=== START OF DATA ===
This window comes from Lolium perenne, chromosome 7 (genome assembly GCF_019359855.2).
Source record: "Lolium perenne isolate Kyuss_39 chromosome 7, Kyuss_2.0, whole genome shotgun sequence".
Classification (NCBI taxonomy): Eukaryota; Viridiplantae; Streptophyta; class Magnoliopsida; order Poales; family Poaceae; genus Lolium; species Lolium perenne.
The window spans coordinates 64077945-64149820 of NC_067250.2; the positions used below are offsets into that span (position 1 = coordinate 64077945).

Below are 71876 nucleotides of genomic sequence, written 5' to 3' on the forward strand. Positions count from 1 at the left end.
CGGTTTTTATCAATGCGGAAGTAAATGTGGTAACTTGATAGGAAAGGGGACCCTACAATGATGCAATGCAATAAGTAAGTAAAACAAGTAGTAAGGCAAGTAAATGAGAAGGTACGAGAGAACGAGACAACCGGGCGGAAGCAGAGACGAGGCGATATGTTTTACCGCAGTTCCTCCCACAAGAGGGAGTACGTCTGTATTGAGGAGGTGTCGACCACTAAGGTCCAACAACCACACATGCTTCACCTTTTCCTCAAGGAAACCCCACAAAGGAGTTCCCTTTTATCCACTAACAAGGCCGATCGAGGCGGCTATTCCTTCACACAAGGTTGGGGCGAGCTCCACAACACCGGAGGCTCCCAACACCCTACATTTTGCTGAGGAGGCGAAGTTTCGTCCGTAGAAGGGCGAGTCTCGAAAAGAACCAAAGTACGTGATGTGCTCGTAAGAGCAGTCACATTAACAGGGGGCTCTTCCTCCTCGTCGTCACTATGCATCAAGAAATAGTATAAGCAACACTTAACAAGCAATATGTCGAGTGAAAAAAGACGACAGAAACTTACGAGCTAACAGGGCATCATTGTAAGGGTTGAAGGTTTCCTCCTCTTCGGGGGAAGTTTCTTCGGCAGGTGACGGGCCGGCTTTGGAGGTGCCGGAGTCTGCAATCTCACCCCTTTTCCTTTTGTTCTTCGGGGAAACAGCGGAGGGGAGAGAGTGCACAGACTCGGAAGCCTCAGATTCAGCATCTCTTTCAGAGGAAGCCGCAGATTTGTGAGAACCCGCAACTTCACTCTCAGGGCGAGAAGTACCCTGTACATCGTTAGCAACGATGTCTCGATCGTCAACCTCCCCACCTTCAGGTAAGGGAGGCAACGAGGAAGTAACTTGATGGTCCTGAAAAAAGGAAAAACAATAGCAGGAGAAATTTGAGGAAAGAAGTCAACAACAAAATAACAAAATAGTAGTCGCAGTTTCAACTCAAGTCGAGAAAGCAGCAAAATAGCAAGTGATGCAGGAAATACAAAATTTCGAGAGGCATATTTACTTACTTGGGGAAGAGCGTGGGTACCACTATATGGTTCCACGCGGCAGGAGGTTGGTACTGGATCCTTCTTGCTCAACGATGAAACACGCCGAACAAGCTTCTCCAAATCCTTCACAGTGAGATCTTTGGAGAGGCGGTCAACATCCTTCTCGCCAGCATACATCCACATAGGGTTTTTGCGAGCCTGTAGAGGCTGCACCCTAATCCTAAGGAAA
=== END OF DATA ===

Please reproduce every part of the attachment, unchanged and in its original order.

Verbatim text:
This window comes from Lolium perenne, chromosome 7 (genome assembly GCF_019359855.2).
Source record: "Lolium perenne isolate Kyuss_39 chromosome 7, Kyuss_2.0, whole genome shotgun sequence".
Classification (NCBI taxonomy): Eukaryota; Viridiplantae; Streptophyta; class Magnoliopsida; order Poales; family Poaceae; genus Lolium; species Lolium perenne.
The window spans coordinates 64077945-64149820 of NC_067250.2; the positions used below are offsets into that span (position 1 = coordinate 64077945).

Below are 71876 nucleotides of genomic sequence, written 5' to 3' on the forward strand. Positions count from 1 at the left end.
CGGTTTTTATCAATGCGGAAGTAAATGTGGTAACTTGATAGGAAAGGGGACCCTACAATGATGCAATGCAATAAGTAAGTAAAACAAGTAGTAAGGCAAGTAAATGAGAAGGTACGAGAGAACGAGACAACCGGGCGGAAGCAGAGACGAGGCGATATGTTTTACCGCAGTTCCTCCCACAAGAGGGAGTACGTCTGTATTGAGGAGGTGTCGACCACTAAGGTCCAACAACCACACATGCTTCACCTTTTCCTCAAGGAAACCCCACAAAGGAGTTCCCTTTTATCCACTAACAAGGCCGATCGAGGCGGCTATTCCTTCACACAAGGTTGGGGCGAGCTCCACAACACCGGAGGCTCCCAACACCCTACATTTTGCTGAGGAGGCGAAGTTTCGTCCGTAGAAGGGCGAGTCTCGAAAAGAACCAAAGTACGTGATGTGCTCGTAAGAGCAGTCACATTAACAGGGGGCTCTTCCTCCTCGTCGTCACTATGCATCAAGAAATAGTATAAGCAACACTTAACAAGCAATATGTCGAGTGAAAAAAGACGACAGAAACTTACGAGCTAACAGGGCATCATTGTAAGGGTTGAAGGTTTCCTCCTCTTCGGGGGAAGTTTCTTCGGCAGGTGACGGGCCGGCTTTGGAGGTGCCGGAGTCTGCAATCTCACCCCTTTTCCTTTTGTTCTTCGGGGAAACAGCGGAGGGGAGAGAGTGCACAGACTCGGAAGCCTCAGATTCAGCATCTCTTTCAGAGGAAGCCGCAGATTTGTGAGAACCCGCAACTTCACTCTCAGGGCGAGAAGTACCCTGTACATCGTTAGCAACGATGTCTCGATCGTCAACCTCCCCACCTTCAGGTAAGGGAGGCAACGAGGAAGTAACTTGATGGTCCTGAAAAAAGGAAAAACAATAGCAGGAGAAATTTGAGGAAAGAAGTCAACAACAAAATAACAAAATAGTAGTCGCAGTTTCAACTCAAGTCGAGAAAGCAGCAAAATAGCAAGTGATGCAGGAAATACAAAATTTCGAGAGGCATATTTACTTACTTGGGGAAGAGCGTGGGTACCACTATATGGTTCCACGCGGCAGGAGGTTGGTACTGGATCCTTCTTGCTCAACGATGAAACACGCCGAACAAGCTTCTCCAAATCCTTCACAGTGAGATCTTTGGAGAGGCGGTCAACATCCTTCTCGCCAGCATACATCCACATAGGGTTTTTGCGAGCCTGTAGAGGCTGCACCCTAATCCTAAGGAAA